Learning German – Round 2

I arrived in Berlin, terrified of sounding like a toddler and a moron while trying to speak German.  So, I just didn’t — I spoke English.  After a while in Berlin, I signed up for another language course, again starting at the beginning. This time it was serious: three hours a day, five days a week, for four months.

I was pretty religious with attendance and the course was completely immersive based on necessity, not just as a learning strategy — English was not the lingua franca of this school.  I had classmates who were from Iran, Yemen, Turkey, China, Italy, Spain, Russia, and Brazil.

oldfashionedclassesfocusongrammar e1397777436784Again, my story was a sob story. The moment I left class, I didn’t prioritize the hours of homework, the mandated flash cards, the rote memorization of verb conjugations and noun gender — I had a business to run and I had a social life — with Berliners who were happy to practice their flawless English.

Eventually, I realized I had been fetishing German learning more than I have been trying to learn German.  After three years of German language grazing, I have half-a-dozen German-English dictionaries, another four packs of German vocabulary flash cards, and an assortment of German workbooks, verb books, grammar books and the whole lot.  It was almost like I got confused — I was collecting German instead of learning German — like buying classical CDs instead of learning how to play the viola.

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  • http://whitehindu.blogspot.com CM

    You put that so well. “Collecting German instead of learning German.” That really hits the nail on the head, as they say.

  • http://chrisabraham.com/2010/05/20/my-first-post-as-a-rosetta-stone-travel-blogger/ My First Post as a Rosetta Stone Travel Blogger — Chris Abraham

    […] another one that’s up there — the next in the series — Learning German – Round 2 — which I will post in another post! Related PostsRosetta Stone Online Version 3 Rocks!links […]

  • cabraham

    Thanks, CM! I appreciate that. Getting past my fear of sounding stupid was/is the hardest part.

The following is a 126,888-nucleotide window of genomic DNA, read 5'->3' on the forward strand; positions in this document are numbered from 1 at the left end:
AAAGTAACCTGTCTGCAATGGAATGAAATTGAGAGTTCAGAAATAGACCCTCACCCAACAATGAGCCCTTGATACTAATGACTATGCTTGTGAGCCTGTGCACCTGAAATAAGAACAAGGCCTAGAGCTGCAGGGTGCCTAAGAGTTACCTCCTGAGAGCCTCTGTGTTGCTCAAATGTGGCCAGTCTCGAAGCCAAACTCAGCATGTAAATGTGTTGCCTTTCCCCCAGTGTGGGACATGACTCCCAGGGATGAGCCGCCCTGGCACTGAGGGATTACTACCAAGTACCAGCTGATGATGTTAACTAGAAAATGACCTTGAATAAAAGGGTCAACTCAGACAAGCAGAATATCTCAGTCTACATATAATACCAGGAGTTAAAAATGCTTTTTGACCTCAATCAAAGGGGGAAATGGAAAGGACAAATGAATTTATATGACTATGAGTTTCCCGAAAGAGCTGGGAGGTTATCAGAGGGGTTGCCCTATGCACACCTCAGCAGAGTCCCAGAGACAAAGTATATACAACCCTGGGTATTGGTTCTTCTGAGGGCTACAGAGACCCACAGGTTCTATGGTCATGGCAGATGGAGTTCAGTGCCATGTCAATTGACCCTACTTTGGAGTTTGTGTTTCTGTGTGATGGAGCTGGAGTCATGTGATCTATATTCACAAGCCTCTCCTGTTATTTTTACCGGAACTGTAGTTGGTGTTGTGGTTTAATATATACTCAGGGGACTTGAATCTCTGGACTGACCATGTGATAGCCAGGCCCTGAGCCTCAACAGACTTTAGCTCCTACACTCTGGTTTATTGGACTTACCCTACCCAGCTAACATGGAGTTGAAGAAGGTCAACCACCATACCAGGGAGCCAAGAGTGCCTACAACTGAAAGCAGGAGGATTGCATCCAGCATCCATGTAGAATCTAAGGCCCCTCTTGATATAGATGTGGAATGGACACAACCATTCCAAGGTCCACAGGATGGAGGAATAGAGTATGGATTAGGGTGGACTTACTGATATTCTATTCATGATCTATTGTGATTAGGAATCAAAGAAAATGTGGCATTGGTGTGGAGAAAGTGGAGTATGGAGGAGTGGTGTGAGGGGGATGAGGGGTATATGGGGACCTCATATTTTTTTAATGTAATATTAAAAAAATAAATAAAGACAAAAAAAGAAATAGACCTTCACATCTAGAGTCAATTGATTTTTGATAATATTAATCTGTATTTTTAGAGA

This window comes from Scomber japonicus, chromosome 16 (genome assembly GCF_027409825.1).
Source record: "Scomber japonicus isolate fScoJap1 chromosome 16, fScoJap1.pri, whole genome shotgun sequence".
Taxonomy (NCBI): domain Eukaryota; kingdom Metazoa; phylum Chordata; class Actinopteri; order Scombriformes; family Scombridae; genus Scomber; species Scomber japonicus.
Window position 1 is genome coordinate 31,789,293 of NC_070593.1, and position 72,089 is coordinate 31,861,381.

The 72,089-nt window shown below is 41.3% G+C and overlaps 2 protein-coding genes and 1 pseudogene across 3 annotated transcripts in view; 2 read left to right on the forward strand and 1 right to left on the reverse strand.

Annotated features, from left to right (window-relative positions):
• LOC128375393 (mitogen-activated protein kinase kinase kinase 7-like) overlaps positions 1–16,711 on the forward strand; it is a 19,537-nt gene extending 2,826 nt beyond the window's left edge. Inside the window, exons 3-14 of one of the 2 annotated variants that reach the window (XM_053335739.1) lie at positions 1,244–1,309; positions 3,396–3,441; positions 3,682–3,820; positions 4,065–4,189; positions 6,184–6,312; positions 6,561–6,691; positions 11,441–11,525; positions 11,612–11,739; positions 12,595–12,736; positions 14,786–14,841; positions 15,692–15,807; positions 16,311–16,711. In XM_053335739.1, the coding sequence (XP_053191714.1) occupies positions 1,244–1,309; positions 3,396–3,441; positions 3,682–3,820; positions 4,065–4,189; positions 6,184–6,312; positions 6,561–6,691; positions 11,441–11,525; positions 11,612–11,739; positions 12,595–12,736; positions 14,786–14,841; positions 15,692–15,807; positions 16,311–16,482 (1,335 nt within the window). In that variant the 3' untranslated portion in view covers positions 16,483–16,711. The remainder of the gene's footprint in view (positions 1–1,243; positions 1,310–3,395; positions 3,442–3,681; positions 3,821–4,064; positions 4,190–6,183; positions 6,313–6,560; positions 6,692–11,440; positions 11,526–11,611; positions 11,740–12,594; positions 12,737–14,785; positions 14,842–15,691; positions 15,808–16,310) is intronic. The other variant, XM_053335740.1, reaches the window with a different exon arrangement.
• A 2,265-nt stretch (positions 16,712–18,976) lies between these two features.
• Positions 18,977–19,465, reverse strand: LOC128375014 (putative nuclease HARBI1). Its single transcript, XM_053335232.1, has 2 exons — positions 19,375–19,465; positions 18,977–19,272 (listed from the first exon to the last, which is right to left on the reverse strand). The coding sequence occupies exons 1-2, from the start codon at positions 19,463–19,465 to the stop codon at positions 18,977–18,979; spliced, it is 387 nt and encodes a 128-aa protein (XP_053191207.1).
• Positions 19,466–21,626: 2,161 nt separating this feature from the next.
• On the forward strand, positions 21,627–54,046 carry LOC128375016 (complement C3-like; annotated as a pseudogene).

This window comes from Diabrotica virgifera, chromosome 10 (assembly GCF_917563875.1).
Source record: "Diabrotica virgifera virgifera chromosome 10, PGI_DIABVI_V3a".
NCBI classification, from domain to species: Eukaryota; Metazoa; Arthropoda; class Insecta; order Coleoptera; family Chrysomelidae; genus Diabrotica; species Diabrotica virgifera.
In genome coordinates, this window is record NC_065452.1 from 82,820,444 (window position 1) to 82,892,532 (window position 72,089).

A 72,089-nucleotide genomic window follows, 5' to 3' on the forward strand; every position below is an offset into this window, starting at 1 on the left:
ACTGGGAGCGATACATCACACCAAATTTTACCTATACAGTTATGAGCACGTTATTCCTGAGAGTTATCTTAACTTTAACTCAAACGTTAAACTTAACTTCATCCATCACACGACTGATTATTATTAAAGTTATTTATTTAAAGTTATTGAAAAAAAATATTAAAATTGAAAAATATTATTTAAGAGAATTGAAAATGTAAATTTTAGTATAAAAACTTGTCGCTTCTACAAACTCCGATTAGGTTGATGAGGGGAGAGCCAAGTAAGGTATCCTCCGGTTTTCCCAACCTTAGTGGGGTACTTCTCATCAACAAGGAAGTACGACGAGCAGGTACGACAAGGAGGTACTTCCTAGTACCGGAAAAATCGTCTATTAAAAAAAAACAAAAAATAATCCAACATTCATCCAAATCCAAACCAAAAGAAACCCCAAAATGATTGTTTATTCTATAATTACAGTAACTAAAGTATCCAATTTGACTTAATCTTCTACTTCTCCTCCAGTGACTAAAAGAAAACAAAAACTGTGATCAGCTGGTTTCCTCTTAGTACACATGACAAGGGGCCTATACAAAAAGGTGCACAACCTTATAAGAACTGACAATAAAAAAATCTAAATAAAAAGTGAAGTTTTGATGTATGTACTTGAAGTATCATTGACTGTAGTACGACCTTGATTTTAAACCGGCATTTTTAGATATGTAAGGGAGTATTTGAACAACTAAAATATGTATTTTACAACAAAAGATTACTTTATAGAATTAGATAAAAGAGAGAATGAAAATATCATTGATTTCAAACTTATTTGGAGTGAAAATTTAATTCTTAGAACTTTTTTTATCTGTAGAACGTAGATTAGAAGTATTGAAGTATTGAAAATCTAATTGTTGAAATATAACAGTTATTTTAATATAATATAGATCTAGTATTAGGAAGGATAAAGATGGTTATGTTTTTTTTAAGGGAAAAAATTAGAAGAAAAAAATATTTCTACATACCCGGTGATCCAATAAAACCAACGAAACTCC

• mike

    I have found that over self-involvment always gets in the way especially when the task requires a level of interdependence. Let yourself go and be human. People will respect your authenticity and effort; they will be more than happy to help with dialogue. The same online concepts translate to the real world. Chris Throw pretenses away. The less you judge yourself the freer you will be with others (and less judgemental with them also) I’ve learned that myself. Not worrying about others and/or their ill convceived notions is a liberating excercise.

    I was born in Ludenschied Germany as Michele Mario Siebenhuhner, and its still hard to speak because I don’t have a community to sample the language or a real reason to speak it. Speak, Speak Speak..even if its incorrect…”The man who makes no mistakes does not usually make anything” All the best to you.

  • Matt

    Getting past feeling stupid will come with time (Just like everything you experience with Rosetta Stone software; it comes with time and effort) I felt the same way with Spanish at first, but now (70-80 hours of study later) I’ve been told a few times by Hispanics that I speak without an accent. So, keep up the good work!

  • cabraham

    Matt and Mike, I really appreciate your encouragement. So, it is sort of like sky-diving, scuba diving or being a pilot: the more jumps, dives, or hours you log, the better you’ll be — and that every jump, dive or flight doesn’t need to be perfect. I really appreciate the encouragement. I have a bunch more posts that I am working on that will show you what I have been doing to try to get myself into the scrum — how I have psyched myself into logging those 70+ hours. This all helps a lot and thanks for reading and especially commenting.

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